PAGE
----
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Piano Fact

Week 12: The Blues Scale
Several weeks ago we discussed the 12 Bar Blues Form and its universality in pop music. Now let’s look at another feature of the blues genre, the Blues Scale. The Blues Scale is a six-note non-diatonic scale consisting of the root, minor third, fourth, minor fifth, fifth, and minor seventh degrees of the major scale. In the key of C the blues scale consists of the notes C, E flat, F, G flat, G, B flat, and C (again). Go ahead and play this scale on the keyboard, and you should find the sound to be quite familiar. In a sense what you are hearing is the harmonic basis of all blues music.

This blues scale is quite versatile, and we’ll keep covering it in greater detail in future installments. But in the meantime you would do well to learn this scale in this fashion:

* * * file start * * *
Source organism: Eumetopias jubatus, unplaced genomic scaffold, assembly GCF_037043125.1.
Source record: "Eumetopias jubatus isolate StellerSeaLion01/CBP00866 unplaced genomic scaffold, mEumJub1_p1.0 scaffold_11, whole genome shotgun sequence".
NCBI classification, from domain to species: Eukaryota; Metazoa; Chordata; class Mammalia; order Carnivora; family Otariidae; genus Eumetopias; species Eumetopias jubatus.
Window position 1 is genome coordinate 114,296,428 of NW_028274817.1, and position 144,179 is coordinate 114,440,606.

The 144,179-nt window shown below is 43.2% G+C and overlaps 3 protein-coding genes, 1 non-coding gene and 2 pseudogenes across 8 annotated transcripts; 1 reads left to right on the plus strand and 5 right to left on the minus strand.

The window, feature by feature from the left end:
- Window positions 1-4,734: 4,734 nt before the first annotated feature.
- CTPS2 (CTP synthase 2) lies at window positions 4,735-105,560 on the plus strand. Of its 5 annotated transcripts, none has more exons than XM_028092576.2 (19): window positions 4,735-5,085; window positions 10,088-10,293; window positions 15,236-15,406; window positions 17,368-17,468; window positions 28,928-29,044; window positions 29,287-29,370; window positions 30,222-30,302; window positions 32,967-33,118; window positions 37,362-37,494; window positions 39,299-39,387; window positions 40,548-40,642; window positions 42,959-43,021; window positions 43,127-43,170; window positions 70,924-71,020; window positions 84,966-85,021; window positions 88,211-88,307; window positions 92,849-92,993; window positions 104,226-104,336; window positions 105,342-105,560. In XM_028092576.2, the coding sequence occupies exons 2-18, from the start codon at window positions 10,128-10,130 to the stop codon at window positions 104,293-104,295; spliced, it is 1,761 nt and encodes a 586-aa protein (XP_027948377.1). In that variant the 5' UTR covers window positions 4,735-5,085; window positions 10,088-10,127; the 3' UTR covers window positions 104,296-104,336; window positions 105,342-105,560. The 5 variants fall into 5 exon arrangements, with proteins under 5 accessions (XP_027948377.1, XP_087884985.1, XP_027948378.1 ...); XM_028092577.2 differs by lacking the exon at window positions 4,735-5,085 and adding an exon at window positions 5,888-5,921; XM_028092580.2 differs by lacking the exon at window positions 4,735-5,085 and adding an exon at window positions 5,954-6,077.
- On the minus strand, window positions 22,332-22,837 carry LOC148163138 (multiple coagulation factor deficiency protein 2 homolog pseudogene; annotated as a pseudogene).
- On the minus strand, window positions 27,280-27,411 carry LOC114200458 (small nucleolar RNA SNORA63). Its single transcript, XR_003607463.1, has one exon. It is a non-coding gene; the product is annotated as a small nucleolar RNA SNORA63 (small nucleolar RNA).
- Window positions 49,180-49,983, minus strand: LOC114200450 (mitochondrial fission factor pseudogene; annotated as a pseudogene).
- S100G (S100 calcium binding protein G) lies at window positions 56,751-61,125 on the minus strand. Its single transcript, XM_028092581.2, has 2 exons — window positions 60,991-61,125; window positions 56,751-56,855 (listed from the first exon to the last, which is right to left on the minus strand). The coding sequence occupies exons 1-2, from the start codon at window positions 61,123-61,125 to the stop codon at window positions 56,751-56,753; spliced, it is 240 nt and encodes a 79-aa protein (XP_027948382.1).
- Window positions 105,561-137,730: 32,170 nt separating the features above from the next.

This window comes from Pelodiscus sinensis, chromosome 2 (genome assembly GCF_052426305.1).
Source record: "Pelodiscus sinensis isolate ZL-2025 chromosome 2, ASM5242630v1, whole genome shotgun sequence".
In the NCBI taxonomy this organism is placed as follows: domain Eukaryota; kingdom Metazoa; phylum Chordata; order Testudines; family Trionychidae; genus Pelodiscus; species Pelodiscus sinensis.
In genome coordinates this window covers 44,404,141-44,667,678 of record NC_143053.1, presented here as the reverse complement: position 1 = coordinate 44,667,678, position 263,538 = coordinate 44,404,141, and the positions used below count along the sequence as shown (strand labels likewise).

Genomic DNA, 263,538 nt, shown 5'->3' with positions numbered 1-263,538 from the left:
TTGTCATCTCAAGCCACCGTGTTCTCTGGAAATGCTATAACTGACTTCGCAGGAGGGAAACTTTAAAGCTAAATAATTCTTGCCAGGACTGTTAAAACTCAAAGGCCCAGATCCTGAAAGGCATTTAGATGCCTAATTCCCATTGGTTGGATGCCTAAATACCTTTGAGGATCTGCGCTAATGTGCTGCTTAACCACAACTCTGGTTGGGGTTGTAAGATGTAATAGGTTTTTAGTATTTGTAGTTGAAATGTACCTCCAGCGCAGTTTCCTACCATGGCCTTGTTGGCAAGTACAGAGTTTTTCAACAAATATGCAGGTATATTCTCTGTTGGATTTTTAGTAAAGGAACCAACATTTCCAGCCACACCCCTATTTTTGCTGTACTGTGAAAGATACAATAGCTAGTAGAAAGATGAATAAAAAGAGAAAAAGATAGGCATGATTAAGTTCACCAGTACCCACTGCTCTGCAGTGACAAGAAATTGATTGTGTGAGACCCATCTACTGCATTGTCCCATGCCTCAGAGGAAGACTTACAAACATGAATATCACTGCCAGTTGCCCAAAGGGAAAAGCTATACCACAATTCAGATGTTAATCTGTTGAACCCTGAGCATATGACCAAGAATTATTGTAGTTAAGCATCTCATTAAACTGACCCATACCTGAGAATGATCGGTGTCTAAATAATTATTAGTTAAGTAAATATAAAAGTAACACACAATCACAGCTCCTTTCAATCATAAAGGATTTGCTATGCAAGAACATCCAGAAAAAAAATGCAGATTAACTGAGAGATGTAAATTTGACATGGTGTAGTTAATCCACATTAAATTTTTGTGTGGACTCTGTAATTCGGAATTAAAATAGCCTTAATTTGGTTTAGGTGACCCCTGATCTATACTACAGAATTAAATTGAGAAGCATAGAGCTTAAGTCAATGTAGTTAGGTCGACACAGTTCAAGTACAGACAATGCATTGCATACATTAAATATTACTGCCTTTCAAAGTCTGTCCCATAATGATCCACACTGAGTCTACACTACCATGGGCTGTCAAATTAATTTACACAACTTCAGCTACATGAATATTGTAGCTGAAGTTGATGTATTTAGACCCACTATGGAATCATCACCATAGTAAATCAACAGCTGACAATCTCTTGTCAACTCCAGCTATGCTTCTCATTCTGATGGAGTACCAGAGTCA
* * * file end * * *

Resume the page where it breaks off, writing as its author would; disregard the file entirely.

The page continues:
1. Memorize the notes of the scale.
  2. Practice playing it in the RIGHT HAND until it feels comfortable.
  3. Get used to playing it in several octaves and in both directions, up and down.
  4. Learn to change directions at random. Don’t assume the Blues Scale always has to start on C. Don’t assume you have to play every note in succession.
  5. Ultimately try playing the Blues Scale with the right hand while playing the 12 Bar Blues Progression with the left. (Click below for Past Facts of the Week, and refer to weeks three, four, and five.)

Notice how the one blues scale seems to fit all three of the chords in the 12 Bar Form. Keep practicing and experimenting.

The symmetrical nature of this scale (consistent alternation of white and black keys) makes for a simple right hand fingering pattern. For the time being, simply use your thumb on all the white keys and your third finger on all the black keys. Thus, the fingering pattern is 1-3-1-3-1-3-1-3-1-3-1-3-1-3-1-3, etc, etc, etc.

For more information on the blues styles see Deluxe Blues/Boogie-Woogie and the Blatantly Basic Blues video.

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